(1907 date estimated) The first gas station in Canada opened at Cambie and Smithe Streets. Sometime around 1907 it occurred to the Vancouver office of the Imperial Oil Co. that the usual method of fueling automobiles at the time—carrying a sloshing bucket full of gasoline up to the vehicle and pouring it through a funnel into the tank—was somewhat dangerous. So, adjacent to the storage yard, the manager of Imperial’s Vancouver office, Charles Rolston, built a small open-sided shed of corrugated iron. Atop a tapering concrete pillar he placed a 13-gallon kitchen water tank “fitted with a glass steam-gauge marked off by white dots in one-gallon increments.” The tank was gravity fed, being connected to Imperial’s main storage tank. The filling hose was a ten-foot length of garden hose, drained with thumb and finger by the attendant after filling a car. The first attendant was Imperial’s former night watchman, J.C. Rollston (no relation to Charles Rolston), who had been in poor health. His coworkers believed he would improve in the sun and open air. They bought a barroom chair for him and set him down. Canada’s first gas station was now in business. The late city archivist, J.S. Matthews (who worked for Imperial Oil at the time) said that, in the beginning, a busy morning would see three or four cars show up.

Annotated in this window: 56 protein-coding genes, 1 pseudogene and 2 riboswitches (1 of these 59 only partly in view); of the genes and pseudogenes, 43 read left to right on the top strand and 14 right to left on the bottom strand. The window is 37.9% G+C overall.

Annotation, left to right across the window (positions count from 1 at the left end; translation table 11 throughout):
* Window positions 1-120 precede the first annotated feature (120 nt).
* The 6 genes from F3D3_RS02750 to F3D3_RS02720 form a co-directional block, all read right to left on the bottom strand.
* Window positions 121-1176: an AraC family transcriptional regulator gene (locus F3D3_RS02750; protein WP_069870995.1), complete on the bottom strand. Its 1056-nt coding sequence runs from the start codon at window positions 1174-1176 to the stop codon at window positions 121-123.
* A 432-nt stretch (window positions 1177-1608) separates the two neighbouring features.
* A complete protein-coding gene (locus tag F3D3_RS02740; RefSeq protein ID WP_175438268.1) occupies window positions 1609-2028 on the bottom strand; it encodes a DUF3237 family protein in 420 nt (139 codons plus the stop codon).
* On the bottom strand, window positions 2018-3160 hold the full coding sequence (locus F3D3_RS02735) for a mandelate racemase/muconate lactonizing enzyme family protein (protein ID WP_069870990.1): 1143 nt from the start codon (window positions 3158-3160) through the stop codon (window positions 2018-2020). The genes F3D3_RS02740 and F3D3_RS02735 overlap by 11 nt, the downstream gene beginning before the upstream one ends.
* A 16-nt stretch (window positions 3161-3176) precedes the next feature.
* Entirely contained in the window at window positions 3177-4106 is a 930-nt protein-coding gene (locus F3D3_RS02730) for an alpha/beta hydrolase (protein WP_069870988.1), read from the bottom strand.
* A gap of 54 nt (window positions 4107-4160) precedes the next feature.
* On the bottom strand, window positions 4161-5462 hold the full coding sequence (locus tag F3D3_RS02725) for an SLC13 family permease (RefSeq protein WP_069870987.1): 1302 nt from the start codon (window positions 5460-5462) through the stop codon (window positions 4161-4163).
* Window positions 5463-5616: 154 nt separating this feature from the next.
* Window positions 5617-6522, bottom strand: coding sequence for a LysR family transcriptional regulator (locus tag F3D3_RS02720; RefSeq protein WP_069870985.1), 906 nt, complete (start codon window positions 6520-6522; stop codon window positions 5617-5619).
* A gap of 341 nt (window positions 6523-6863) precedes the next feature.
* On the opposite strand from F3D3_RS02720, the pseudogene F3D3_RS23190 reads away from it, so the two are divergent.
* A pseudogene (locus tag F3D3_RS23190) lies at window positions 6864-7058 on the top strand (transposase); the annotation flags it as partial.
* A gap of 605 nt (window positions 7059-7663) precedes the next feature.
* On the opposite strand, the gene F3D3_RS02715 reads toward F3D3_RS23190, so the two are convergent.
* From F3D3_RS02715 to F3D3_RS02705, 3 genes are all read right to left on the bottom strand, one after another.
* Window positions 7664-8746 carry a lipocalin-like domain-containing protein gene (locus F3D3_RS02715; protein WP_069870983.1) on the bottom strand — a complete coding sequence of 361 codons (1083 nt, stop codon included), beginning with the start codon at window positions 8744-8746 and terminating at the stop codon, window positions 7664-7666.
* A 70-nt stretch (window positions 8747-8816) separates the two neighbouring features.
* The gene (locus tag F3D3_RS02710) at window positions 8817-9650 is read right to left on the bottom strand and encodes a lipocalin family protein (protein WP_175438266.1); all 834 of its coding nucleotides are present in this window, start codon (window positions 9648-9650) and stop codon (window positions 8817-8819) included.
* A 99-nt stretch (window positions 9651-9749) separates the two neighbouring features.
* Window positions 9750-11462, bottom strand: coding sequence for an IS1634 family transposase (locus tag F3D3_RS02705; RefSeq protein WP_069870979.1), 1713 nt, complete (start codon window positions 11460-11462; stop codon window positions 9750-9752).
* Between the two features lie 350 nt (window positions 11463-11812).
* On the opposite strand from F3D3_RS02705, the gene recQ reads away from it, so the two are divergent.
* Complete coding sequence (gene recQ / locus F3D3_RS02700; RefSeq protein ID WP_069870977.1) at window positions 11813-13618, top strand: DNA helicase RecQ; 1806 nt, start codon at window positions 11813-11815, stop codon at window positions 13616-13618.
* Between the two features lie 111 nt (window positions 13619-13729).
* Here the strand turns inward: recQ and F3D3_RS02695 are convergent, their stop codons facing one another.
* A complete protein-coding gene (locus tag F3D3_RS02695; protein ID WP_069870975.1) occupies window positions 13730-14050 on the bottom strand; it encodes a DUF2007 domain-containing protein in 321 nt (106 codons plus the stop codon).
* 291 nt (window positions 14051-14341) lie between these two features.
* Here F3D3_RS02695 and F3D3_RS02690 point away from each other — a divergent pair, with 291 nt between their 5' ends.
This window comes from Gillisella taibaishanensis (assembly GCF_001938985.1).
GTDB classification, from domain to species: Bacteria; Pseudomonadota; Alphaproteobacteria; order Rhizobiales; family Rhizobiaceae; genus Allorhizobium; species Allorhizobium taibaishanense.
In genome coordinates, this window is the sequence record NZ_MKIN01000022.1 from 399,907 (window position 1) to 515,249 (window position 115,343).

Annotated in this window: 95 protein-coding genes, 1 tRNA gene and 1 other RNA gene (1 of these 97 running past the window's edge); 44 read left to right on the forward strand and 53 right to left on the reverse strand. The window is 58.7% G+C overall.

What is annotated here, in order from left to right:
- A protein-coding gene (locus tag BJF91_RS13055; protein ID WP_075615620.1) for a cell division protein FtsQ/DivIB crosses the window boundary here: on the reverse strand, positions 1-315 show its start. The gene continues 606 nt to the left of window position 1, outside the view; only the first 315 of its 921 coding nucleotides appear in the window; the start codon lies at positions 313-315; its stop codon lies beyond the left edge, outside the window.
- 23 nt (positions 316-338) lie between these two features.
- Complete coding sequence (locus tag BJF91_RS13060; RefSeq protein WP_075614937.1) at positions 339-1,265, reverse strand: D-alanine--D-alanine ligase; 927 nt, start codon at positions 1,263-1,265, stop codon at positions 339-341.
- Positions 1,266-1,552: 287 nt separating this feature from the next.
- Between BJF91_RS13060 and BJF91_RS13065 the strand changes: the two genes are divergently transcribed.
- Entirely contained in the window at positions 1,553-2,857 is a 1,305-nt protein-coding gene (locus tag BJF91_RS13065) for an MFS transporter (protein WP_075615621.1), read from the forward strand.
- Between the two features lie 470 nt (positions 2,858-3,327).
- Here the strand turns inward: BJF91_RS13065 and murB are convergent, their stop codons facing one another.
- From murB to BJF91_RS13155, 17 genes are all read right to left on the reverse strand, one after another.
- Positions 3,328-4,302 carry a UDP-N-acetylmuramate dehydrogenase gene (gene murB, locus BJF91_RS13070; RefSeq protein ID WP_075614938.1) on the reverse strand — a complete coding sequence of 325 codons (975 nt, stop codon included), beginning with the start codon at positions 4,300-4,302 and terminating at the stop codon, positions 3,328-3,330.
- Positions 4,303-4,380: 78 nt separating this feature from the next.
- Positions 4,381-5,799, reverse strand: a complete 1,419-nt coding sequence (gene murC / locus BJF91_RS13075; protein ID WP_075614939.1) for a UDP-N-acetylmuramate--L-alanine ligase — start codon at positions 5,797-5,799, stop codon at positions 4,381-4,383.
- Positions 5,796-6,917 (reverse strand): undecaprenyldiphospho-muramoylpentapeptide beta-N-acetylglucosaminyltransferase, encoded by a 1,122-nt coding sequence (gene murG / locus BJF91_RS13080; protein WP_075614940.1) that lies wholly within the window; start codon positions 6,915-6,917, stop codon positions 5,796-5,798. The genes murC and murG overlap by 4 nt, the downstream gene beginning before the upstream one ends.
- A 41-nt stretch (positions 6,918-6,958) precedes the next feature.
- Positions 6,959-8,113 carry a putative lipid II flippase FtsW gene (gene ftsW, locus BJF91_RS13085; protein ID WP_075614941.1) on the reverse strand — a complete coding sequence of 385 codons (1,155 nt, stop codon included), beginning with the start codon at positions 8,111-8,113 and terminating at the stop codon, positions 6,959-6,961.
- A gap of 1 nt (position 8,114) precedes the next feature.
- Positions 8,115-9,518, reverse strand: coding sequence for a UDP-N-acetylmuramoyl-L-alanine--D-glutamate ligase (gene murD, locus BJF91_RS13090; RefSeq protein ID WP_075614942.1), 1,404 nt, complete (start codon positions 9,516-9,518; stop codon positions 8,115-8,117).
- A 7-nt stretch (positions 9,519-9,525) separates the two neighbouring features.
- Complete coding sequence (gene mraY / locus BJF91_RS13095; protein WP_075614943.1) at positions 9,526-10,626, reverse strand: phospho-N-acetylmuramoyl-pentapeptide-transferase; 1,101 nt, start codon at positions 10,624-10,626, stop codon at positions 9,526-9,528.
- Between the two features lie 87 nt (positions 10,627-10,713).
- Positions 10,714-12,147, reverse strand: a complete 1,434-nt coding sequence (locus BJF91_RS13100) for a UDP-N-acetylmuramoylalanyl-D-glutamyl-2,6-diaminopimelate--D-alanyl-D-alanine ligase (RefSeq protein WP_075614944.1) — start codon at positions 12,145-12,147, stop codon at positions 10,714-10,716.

Japanese residents of Vancouver built an arch to honor the visit of His Imperial Highness Prince Fushimi.

The first community hall in Surrey, Tynehead Hall, was built.

Dominic Burns built a slaughterhouse this year in Vancouver. (It was torn down in 1969 and the man in charge of the demolition said it was the toughest building to destroy he had ever seen. One item: the brick walls were 36 centimetres (14 inches) thick.)